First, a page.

How to Measure Your Trading Performance?

Apurva Sheth
As you read the following two conversations I had with one of my friends on different occasions...take note of anything unusual.

Conversation 1:

Me: Hey buddy, what's up? How are you? How's your trading been the last few days?

Him: Hey, Apurva. I'm good. My trading has been excellent. I closed four profitable trades in a row. And all of them delivered double digit returns exactly as per my expectation. I identified and entered these trades at the right time and booked solid gains. I really love this trading business and am thinking to increase my trading capital.

Conversation 2:

Me: Hey buddy, what's up? How are you? How's your trading been the last few days?

Him: Hey, Apurva. I'm okay. My trading has not been that great. It has been a terrible week for trading as markets have tanked. Three out of the six stocks I was holding delivered bad quarterly numbers. And you know this season 'they' are severely punishing the stocks with bad numbers. Seems like it's an operator driven market. And small traders like me do not have any chance against these big fish.

It is obvious that the first conversation took place when my friend's trading performance was good and the second when he was going through a losing streak. But if you read closely, his responses to the same question were very different...

He was happy in the first conversation about his trading and attributed his success to himself. But in the second conversation...he was sad and attributed his failure to others. In short, he attributed internal factors (himself) to his success and external factors (situations) to his failures.

He almost considered himself a trading genius when the performance was good. But he felt like a victim when the performance wasn't good. This is not the right way to measure trading performance.

Unfortunately, most of us look at our trading performance like this. Indeed, we look at all our decisions like this. If the outcome is in our favour, then it's all because of our skills and intelligence. But if it's against us, then it's all because of bad luck.

Heads was skill. Tails was bad luck.

This is because we humans have a fragile sense of self-esteem and a key mechanism to protect our self-image is self-attribution bias. We have a tendency to attribute good outcomes to skill and bad outcomes to luck. This is how human psychology works. The problem is it prevents us from recognising mistakes as mistakes, which prevents us from learning from our mistakes.

(You already know learning from mistakes is crucial for successful trading. That's how Ray Dalio built the world's largest hedge fund from scratch. Click here to read his story.)

So what is the solution to this? How can we avoid this bias?

Take a look at the decision matrix below.

Decision Matrix

  Good Outcome Bad Outcome
Right Reason Skill Bad Luck
Wrong Reason Good Luck Mistake


If you want to combat self-attribution bias, then you first need to have a written record of your trades along with the reason you're taking them. Once you close the trades, you can map those trades in either of the four quadrants. That is, whether you were right for the right reasons. If so, then you can give full marks to yourself and place this trade in the skill quadrant. But if you were right for the wrong reasons, then it was just good luck and not skill.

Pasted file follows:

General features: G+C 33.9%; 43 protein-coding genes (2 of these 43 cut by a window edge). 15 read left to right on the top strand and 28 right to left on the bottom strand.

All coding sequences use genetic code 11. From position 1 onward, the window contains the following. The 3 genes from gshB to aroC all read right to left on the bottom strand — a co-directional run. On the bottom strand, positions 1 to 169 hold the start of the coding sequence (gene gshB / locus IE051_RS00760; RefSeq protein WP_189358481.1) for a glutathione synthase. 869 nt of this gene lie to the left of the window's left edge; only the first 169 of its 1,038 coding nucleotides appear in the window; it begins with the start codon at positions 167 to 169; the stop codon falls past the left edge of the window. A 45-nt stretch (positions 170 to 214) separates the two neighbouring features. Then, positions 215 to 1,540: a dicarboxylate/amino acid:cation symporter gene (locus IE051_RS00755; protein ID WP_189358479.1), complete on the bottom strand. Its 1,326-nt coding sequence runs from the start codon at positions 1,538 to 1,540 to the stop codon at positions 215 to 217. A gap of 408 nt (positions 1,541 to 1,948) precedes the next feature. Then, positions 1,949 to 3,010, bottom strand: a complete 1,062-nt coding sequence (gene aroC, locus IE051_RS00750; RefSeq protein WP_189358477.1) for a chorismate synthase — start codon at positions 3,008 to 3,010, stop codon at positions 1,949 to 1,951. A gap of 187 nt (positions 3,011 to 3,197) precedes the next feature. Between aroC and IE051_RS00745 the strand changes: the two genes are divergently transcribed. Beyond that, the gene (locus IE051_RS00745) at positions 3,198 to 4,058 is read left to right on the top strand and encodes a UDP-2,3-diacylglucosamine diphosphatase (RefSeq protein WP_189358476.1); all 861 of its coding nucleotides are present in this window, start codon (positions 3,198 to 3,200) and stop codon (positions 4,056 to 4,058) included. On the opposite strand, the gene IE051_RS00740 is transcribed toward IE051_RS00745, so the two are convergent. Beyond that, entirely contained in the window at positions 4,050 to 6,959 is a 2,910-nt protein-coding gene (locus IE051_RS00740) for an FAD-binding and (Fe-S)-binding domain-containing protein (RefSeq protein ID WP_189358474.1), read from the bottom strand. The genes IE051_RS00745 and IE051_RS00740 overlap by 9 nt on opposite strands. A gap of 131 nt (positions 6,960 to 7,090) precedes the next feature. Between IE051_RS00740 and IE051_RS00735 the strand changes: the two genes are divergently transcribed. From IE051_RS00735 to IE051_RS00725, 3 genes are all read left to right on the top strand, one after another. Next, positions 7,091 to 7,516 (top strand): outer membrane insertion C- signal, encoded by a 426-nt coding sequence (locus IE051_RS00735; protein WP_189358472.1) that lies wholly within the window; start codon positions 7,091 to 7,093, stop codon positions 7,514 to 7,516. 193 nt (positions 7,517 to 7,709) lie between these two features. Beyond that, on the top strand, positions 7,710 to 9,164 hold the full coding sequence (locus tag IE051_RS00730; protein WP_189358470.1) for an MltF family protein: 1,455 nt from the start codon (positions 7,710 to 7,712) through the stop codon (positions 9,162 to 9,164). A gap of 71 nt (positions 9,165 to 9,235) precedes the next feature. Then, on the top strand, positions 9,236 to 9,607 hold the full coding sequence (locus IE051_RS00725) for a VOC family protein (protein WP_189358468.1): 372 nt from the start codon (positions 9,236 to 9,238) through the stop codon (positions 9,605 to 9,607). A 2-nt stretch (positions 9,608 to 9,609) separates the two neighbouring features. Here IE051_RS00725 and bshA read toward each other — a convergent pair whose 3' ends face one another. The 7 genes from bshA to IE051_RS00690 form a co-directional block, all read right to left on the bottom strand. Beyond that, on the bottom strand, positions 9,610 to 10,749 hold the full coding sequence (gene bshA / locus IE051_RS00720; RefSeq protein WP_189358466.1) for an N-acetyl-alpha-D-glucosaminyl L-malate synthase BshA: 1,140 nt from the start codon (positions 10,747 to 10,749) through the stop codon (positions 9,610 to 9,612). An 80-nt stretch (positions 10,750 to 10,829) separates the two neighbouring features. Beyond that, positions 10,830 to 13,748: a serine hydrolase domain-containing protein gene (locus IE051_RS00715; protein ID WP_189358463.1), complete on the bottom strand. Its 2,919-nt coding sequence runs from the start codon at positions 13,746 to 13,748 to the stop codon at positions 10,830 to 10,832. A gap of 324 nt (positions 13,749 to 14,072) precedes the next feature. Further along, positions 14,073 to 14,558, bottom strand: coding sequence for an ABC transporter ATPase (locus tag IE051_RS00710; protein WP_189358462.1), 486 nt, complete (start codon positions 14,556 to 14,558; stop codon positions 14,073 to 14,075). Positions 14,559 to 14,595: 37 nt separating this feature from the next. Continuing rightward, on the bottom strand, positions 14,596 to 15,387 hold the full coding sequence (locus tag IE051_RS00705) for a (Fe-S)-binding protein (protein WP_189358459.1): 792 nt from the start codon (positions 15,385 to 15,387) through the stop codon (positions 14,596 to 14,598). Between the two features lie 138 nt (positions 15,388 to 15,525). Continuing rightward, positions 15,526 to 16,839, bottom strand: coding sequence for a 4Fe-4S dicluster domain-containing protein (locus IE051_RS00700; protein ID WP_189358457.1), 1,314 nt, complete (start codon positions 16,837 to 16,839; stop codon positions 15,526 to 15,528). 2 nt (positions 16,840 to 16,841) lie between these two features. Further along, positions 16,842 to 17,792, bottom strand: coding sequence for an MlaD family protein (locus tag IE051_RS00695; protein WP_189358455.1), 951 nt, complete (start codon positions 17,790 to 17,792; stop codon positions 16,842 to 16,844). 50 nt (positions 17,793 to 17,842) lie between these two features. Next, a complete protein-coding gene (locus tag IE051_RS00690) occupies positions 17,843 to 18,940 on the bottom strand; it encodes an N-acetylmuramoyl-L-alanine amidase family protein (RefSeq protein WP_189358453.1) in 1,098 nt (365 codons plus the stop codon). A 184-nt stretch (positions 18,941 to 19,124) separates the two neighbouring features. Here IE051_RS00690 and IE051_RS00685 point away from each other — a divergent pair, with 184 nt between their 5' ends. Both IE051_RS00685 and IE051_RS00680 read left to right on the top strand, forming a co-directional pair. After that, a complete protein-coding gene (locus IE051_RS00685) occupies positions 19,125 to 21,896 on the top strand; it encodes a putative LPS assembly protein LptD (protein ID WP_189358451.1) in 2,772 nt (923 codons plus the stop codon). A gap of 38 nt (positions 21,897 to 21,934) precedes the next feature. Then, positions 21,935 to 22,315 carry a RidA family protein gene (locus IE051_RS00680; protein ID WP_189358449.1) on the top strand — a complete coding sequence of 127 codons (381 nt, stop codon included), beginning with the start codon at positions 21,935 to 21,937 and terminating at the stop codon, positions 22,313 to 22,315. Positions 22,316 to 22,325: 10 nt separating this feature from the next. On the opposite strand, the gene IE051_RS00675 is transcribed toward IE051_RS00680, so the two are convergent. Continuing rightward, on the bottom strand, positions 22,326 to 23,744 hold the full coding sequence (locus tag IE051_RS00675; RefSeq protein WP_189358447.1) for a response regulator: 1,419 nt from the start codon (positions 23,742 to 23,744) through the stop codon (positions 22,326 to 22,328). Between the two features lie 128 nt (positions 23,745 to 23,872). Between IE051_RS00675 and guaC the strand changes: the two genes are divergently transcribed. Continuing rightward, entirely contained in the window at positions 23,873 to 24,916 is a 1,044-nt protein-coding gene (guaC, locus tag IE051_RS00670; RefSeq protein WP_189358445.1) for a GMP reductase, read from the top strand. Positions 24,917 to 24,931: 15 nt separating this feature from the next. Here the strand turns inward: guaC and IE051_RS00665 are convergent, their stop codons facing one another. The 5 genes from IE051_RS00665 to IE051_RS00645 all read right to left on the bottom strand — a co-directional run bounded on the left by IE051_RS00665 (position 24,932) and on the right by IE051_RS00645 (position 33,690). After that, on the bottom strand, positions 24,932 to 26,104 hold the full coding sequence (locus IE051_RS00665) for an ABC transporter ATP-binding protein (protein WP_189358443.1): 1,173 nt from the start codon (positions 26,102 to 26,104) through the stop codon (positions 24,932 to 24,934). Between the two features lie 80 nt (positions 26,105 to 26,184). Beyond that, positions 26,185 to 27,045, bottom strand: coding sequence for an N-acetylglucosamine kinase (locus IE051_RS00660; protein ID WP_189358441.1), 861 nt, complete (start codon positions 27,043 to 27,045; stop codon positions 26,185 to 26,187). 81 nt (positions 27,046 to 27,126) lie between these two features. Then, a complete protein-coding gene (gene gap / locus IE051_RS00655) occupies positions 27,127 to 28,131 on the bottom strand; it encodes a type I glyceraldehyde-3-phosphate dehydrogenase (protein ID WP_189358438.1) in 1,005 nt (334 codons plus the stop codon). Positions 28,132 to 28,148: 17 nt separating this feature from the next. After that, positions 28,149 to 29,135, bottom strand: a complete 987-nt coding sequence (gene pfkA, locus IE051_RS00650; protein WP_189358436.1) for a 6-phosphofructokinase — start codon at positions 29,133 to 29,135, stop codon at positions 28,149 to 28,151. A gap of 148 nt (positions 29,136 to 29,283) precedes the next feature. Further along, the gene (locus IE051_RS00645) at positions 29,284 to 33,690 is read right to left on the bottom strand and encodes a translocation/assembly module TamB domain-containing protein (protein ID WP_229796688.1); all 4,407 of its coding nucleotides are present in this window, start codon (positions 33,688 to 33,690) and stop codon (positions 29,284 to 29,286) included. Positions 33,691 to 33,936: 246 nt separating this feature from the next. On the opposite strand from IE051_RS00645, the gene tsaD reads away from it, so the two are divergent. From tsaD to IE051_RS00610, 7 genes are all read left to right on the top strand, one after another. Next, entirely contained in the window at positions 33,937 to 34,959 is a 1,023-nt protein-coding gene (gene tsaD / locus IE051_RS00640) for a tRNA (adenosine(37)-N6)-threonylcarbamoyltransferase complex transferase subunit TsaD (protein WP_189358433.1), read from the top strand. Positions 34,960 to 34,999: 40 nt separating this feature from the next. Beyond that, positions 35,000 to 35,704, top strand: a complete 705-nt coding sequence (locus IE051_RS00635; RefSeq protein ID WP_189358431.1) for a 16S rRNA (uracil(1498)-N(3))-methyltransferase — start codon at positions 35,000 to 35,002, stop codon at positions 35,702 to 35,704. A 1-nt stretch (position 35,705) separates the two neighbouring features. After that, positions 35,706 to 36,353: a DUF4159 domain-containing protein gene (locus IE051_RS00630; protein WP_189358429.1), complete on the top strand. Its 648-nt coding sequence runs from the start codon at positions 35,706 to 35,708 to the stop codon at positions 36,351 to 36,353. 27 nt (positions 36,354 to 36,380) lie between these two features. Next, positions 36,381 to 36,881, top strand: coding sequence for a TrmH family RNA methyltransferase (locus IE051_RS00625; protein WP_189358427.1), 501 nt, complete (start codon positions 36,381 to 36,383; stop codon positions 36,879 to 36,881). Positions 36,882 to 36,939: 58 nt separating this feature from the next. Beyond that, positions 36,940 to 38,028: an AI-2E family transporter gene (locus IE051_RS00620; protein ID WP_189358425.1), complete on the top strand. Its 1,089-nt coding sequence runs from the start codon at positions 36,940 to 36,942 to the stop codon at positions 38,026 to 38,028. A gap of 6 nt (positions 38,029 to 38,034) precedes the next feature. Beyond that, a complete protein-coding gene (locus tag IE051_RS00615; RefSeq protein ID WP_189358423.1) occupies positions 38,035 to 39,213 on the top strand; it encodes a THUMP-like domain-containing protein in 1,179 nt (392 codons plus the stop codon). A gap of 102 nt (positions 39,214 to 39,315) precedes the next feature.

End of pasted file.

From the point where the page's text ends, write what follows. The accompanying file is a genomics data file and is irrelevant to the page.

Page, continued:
On the other hand, if the trade didn't work out as expected, then was it because of the wrong reasons. That means it's a mistake and you should learn from it. But if you were wrong for all the right reasons, then it's just bad luck and you should move on.

The ultimate objective of all traders should be to have more and more trades with a good outcome for the right reasons. Obviously, one cannot completely eliminate the other three. But a trader should see to it that trades with a bad outcome because of wrong reasons be minimised as far as possible.

Trading performance can be improved only if we measure it correctly.

We can measure our performance correctly only if we refer to our decisions and the reasons for those decisions with outcomes. If we do this regularly, we will understand when we are lucky and when we have used genuine skill. This will help us measure trading performance correctly and improve performance substantially over time.

At Swing Trader, we have specially designed a trading portfolio tracker for all our subscribers. The tracker enables them to record their trades along with their reasons for entering and exiting. It can even be downloaded in an excel sheet for further study. This tool helps our subscribers to measure and improve their own trading performance.

How do you measure your trading performance? Share your views in the Club or share your comments here.

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1 Responses to "How to Measure Your Trading Performance?"
p ganesh ram
25 Aug, 2016
You are not absolutely correct, according to my self esteem coupled with narcissistic ego. So you are just 99.9% correct only.Like 
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